In the summer of 1983, just after I turned 15, I decided it was time to move out on my own. I had the help of Filbert (name changed). Filbert was my uncle, the brother of my step dad. So it is fair to call him a step uncle. He and I burned around town in his Buick 98, talked about the cosmos, dealing pot and LSD, and staying high through 1982. He gave me a copy of the Bagvad Gita and Beelzebub’s Tales to His Grandson. We listened to Pink Floyd and dropped acid together. I loved Filbert.
My favorite book of all was Marijuana Botany, the encyclopedia on growing good pot. In one of our altered states I had an epiphany: “I can grow enough pot to stay high and get rich!” I had tended my own greenhouse in the summers and kept a grow room through the winters since I was 12. After a lot of dreamy discussion about how great it would be to have an endless supply of Alaska grown buds and such abundance that we could sell the shake from our harvest to buy a corvette, we decided to go for it. Filbert thought I was ahead of my time. He loved me.
So we borrowed money from my high school friends, enlisted them for work duty, stole mercury vapor and halogen street lamps, acquired a 12 kw generator to power our operation. I can’t remember how we got that. One night we were out to steal a spool of heavy-duty wire to run 220 volt lines from the generator to our grow room. When a security guard at Golden Valley Electric Co. heard us rolling the thing towards the fence and patrolled the area, we decided to find another source of power lines.
We rented a one-room log cabin 1 mile down the road from Skinny Dicks, the watering hole that sits between Fairbanks and Anchorage on the Parks highway. After adding on a room with peeled logs and a chainsaw, we took the floor-boards out, set up a wheel barrel causeway through the door threshold, and dug four feet into the earth, propping the cabin structure on upright logs.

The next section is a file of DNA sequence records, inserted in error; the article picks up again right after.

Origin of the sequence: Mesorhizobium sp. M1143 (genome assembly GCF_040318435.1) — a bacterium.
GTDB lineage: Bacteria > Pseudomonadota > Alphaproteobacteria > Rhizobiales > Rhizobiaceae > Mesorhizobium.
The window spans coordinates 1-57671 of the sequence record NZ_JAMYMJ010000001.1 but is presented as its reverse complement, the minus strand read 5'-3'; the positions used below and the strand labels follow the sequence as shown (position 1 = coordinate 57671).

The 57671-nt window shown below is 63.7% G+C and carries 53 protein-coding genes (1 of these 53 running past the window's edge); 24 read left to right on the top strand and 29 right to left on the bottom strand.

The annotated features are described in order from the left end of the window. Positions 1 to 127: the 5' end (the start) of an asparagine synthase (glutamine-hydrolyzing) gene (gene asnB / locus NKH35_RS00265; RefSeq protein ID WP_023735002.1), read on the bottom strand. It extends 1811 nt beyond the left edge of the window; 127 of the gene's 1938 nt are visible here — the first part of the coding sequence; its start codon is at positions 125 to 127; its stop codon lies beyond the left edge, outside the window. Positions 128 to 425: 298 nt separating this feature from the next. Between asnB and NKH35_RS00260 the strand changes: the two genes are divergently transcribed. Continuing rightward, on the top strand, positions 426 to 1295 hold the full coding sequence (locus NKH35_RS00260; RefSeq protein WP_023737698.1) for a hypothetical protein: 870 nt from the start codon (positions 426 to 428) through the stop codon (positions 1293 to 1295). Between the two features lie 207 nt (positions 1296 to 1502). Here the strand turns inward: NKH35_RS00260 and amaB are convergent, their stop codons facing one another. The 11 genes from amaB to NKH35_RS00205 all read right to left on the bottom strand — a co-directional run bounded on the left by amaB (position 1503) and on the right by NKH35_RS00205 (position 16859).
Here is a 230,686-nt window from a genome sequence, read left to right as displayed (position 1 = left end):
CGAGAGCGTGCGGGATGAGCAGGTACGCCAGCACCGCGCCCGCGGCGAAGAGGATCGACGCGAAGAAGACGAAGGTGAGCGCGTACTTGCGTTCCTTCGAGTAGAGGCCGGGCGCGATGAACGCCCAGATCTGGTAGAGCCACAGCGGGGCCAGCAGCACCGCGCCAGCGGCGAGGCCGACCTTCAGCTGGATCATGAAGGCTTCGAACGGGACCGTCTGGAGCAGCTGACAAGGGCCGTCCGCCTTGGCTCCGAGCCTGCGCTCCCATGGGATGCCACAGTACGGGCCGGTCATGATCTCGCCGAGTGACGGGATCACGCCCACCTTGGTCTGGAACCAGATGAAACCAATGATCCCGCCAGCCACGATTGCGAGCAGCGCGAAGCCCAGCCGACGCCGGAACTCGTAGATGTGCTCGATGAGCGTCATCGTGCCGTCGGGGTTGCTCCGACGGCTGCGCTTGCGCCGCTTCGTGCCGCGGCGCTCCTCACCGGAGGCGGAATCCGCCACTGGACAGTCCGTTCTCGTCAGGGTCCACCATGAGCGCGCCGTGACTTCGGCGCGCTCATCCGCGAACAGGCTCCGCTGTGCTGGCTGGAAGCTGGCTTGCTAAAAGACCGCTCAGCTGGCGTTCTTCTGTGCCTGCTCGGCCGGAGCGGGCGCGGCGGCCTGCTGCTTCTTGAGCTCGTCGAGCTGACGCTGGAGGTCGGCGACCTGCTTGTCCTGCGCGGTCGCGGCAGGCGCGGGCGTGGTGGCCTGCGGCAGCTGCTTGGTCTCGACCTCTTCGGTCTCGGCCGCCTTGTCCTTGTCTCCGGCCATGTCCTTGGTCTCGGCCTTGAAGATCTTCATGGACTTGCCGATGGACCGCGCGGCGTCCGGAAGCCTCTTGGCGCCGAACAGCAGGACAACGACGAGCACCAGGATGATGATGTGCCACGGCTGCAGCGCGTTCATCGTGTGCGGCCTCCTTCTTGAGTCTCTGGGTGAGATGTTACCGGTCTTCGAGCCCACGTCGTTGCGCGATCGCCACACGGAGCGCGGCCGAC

We set up another ramp to the roof and put 1 foot of saw dust on top of the existing structure that would serve as insulation. This would keep heat from the 4 street-lights in. But another concern was to hide our heat signature from the cops flying in light planes. They had infrared equipment out scanning the last frontiers for growing operations like ours.
The day after I moved my stuff to the cabin my mom and step dad drove out to see me in their silver Monte Carlo. I was in the front yard practicing with my nun chucks and throwing knives at the front door of the cabin. I was a ninja. Mom stepped out of the car in tears and begged me to come home. “Son, you are only 15 years old. You can’t move out!” I told her that I am on my own now and I wasn’t moving back to the trailer on Gilmore trail. I also added, “I will get rich and supply you with piles of marijuana!”
Mom hugged me, again in tears, and said I must remember to come and visit. To support the effort my step dad pulled out a quarter ounce bag of weed and gave it to me to tide me over until harvest. I thought, “What a great dad.”
That winter I was the only guy on the parks highway who had a tan. Each day I tended my plants with diligence, and then sat on a makeshift lawn chair with my sunglasses on, book in hand, dressed only in my shorts. It was dead winter outside, 30 bellow zero, and I was in my own little Hawaii listening to Yes.